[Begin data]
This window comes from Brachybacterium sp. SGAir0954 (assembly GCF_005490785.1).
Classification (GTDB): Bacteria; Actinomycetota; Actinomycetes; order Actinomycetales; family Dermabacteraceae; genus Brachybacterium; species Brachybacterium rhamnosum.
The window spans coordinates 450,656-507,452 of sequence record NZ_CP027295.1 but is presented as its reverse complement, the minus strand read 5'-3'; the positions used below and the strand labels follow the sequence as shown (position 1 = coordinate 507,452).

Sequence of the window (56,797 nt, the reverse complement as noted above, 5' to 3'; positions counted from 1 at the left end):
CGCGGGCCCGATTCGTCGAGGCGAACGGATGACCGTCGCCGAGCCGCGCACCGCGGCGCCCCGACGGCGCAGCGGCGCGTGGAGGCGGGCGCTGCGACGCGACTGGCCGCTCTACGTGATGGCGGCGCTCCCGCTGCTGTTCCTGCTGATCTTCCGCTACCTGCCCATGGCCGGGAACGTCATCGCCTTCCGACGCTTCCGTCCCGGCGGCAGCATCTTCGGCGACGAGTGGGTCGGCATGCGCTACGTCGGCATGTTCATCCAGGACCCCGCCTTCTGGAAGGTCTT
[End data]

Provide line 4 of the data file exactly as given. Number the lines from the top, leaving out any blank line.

Sequence of the window (56,797 nt, the reverse complement as noted above, 5' to 3'; positions counted from 1 at the left end):